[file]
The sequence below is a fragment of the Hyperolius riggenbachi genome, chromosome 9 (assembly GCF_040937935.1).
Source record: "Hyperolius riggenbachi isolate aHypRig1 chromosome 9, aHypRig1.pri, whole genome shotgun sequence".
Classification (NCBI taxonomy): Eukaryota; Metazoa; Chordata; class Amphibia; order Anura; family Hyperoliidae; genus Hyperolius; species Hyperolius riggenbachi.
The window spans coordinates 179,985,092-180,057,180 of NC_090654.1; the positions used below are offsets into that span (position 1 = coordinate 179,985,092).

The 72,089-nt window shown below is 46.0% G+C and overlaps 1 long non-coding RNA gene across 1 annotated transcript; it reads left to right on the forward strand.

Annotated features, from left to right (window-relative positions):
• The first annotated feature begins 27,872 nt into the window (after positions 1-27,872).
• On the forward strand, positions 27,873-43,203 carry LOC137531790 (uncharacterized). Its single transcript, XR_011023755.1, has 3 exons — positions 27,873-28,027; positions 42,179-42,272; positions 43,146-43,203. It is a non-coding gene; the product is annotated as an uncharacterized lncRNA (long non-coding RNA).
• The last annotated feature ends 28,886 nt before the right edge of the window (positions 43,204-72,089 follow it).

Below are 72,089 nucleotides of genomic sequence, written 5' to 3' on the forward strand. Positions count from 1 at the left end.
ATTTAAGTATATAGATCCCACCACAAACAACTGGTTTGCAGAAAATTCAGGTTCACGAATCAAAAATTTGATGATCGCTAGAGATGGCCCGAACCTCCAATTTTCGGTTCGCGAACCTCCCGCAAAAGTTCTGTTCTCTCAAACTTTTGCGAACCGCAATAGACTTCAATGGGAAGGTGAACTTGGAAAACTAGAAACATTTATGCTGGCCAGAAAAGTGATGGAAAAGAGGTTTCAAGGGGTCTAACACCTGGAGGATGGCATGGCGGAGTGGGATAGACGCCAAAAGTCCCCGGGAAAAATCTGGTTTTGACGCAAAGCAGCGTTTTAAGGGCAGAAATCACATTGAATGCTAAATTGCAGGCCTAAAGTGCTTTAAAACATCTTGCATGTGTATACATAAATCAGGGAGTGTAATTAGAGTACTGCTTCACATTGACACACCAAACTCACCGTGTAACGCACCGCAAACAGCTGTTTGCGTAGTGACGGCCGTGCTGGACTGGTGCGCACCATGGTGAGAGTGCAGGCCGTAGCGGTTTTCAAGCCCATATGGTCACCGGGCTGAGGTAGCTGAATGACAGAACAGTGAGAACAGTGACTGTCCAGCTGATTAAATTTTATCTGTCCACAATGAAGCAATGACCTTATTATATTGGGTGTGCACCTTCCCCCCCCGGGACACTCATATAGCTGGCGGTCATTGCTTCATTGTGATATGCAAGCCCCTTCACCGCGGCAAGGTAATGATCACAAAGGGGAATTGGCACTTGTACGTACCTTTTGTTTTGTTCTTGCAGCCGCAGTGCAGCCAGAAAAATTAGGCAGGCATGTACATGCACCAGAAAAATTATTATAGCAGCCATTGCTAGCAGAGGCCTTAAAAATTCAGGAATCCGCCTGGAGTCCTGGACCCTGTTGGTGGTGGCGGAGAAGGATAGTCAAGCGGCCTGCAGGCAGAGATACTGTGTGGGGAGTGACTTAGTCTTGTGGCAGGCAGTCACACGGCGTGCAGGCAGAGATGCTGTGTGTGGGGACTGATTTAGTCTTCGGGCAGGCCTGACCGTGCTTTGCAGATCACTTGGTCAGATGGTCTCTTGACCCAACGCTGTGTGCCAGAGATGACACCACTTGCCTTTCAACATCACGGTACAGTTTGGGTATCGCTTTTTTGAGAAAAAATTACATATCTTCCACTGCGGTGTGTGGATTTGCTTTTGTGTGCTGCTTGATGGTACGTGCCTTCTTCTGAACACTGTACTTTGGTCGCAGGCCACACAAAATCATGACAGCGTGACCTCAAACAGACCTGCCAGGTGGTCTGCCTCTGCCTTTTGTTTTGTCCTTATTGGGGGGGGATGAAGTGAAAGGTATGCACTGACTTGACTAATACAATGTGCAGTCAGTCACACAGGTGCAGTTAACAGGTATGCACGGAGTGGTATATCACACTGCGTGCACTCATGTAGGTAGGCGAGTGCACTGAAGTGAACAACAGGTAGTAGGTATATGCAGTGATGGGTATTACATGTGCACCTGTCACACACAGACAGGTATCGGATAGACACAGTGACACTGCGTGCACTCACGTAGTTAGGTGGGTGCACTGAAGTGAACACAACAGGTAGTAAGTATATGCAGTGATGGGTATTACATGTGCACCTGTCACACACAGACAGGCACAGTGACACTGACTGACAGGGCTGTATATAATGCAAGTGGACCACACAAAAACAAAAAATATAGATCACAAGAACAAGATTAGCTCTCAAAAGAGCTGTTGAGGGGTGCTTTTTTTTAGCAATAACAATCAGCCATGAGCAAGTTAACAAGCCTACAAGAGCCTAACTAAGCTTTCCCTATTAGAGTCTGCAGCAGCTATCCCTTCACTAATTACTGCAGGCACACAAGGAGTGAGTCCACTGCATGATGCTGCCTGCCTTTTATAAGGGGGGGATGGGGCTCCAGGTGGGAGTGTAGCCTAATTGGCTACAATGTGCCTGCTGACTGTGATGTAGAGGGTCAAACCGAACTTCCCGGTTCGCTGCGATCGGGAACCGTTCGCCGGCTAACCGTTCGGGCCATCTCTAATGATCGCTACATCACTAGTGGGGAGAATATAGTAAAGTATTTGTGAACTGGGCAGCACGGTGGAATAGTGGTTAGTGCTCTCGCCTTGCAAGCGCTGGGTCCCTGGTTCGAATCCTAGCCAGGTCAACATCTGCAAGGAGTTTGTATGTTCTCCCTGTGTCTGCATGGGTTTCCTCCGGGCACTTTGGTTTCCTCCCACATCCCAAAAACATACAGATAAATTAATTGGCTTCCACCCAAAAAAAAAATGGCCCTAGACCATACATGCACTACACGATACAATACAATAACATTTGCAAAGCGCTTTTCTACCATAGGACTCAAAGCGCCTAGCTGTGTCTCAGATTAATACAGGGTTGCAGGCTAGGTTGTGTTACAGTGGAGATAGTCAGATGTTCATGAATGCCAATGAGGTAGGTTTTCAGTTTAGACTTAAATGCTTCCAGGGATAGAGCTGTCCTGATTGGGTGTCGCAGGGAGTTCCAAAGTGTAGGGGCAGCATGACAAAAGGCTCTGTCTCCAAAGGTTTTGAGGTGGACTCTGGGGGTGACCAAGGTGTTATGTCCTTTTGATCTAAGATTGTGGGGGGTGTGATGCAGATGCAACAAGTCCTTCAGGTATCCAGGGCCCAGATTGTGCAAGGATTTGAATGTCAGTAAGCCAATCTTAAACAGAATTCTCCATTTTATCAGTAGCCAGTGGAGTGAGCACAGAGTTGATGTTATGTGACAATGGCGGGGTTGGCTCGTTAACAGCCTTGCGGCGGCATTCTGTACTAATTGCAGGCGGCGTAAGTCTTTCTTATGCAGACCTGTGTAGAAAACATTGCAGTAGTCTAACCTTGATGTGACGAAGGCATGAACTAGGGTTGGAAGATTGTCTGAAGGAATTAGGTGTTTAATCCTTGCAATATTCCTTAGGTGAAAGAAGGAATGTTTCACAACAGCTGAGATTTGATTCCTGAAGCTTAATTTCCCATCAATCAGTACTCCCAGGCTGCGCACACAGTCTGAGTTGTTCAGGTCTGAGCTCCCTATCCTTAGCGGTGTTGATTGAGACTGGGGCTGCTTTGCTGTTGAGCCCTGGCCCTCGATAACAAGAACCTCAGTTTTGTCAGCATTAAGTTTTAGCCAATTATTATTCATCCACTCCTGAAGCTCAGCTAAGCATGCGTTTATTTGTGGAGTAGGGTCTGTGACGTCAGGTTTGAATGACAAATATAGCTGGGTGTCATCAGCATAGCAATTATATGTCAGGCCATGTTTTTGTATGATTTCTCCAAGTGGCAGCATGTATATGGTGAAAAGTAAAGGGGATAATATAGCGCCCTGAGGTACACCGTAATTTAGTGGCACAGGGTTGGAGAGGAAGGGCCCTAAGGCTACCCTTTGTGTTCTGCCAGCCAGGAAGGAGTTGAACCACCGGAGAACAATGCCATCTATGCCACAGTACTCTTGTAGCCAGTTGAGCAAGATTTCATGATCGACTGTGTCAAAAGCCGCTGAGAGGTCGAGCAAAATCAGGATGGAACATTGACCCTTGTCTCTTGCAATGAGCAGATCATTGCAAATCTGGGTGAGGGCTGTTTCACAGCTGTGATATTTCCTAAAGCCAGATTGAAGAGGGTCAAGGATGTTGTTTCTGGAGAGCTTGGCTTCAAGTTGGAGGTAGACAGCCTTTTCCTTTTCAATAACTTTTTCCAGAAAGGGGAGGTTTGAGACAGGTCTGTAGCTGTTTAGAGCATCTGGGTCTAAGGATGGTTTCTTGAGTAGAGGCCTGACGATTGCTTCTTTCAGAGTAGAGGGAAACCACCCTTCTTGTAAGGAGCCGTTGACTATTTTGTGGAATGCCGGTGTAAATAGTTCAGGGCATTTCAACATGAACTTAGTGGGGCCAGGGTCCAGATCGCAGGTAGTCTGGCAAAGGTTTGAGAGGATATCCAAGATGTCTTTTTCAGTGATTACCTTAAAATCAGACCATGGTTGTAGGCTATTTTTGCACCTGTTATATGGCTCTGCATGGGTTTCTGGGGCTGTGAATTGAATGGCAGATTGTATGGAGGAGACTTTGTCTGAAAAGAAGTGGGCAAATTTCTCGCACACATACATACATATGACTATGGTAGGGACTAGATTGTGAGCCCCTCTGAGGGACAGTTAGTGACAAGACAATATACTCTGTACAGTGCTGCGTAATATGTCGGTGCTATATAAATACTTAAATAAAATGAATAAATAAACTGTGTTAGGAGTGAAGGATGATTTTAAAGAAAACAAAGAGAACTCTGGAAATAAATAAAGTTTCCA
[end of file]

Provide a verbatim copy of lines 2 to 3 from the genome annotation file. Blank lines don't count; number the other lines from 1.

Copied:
Source record: "Hyperolius riggenbachi isolate aHypRig1 chromosome 9, aHypRig1.pri, whole genome shotgun sequence".
Classification (NCBI taxonomy): Eukaryota; Metazoa; Chordata; class Amphibia; order Anura; family Hyperoliidae; genus Hyperolius; species Hyperolius riggenbachi.